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Locating Two of Lake Superior's 100 Year Old Secrets

Institution: Michigan Technological University
Funders (12)
Views (993)

Why This Project Is Important 

100 years ago this November, two French Minesweepers started a journey from Thunder Bay, Ontario across Lake Superior on a secret mission to clear mines in European harbors during World War 1. They never made it beyond Lake Superior. The Cerisoles and Inkerman, and their 78 crew members vanished during a storm on the big lake. Despite attempts over the years to locate the two 150 foot long ships, Lake Superior continues to keep their location a secret. You can help solve their mystery.

Project Description 

Researchers at Michigan Tech's Great Lakes Research Center study all things water - what is in it, what lives in it, and what lies beneath. Using advanced technology aboard the Research Vessel Agassiz (R/V Agassiz), researchers navigate Lake Superior's coastlines, inland waterways, and her vast open seas. Somewhere out there lies the Cerisoles and Inkerman - we need your help to find them.

What makes finding the Cerisoles and Inkerman so challenging? It's a BIG lake! With 2,726 miles of shoreline (including islands) and a surface area of 31,700 square miles, that is a large amount of area to search. Lake Superior is too deep in many places to send divers: The average depth of Lake Superior is 483 feet (1,333 feet at its deepest point). This makes finding Cerisoles and Inkerman even more challenging. Using advanced technology including underwater robots and side-scan sonar (pictures created by sound-shown above), researchers at the Great Lakes Research Center discovered a sunken barge near Princess Point (in the Houghton Canal) in the summer of 2015.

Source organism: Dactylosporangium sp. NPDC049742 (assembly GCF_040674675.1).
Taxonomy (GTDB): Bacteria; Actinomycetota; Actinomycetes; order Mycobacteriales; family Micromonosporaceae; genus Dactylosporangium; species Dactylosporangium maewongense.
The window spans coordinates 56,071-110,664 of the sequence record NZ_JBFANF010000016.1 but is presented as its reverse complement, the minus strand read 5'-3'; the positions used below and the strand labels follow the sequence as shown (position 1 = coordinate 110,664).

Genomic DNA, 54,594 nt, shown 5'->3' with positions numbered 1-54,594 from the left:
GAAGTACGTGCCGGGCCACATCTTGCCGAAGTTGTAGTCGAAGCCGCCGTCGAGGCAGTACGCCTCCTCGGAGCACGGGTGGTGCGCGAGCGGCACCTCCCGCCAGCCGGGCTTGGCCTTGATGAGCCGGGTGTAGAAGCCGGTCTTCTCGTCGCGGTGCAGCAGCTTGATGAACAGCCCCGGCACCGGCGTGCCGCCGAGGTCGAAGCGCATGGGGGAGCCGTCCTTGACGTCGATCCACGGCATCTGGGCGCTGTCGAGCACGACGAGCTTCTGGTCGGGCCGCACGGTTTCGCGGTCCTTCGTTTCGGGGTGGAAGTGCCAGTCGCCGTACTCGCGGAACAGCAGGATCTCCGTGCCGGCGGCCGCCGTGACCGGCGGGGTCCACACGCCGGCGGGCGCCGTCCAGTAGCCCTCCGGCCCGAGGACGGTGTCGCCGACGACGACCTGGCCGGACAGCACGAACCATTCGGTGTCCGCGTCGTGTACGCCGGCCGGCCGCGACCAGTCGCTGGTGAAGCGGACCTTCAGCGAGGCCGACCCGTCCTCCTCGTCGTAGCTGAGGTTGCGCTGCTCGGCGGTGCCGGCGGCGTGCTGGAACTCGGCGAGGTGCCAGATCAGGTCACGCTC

In 2017, the team helped map to archaeological standards sunken ships within the Thunder Bay National Marine Sanctuary in Lake Huron (pictured above). We also made another discovery earlier this summer; the tugboat's identity is currently being verified and the artifact documented. Catch a glimpse of the pilothouse in the video clip. Donors will be among the first to hear of this new discovery.

Built by a Canadian company for the French Navy and lost in US waters, the Cerisoles and Inkerman disappearance is an international mystery. Using historical accounts and advanced technologies, researchers at the Great Lakes Research Center have a new idea about the location of the Cerisoles and Inkerman and we need your help to reach them.

How you can help:

  • $18 - Support the 100 anniversary event and mission planning to locate the Cerisoles and Inkerman
  • $76 - Support one hour of underwater scanning to locate the Cerisoles and Inkerman
  • $135 - Support one hour of R/V Agassiz operation in the search to locate Cerisoles and Inkerman
  • $1,677 - Support 1 day at sea in the search to locate Cerisoles and Inkerman

Meet the Researchers

Elizabeth Hoy

Working with a team of crazy-smart students, researchers and marine technicians, the staff at the Great Lakes Research Center are helping to advance research, education, and outreach across the Great Lakes and coastal oceans.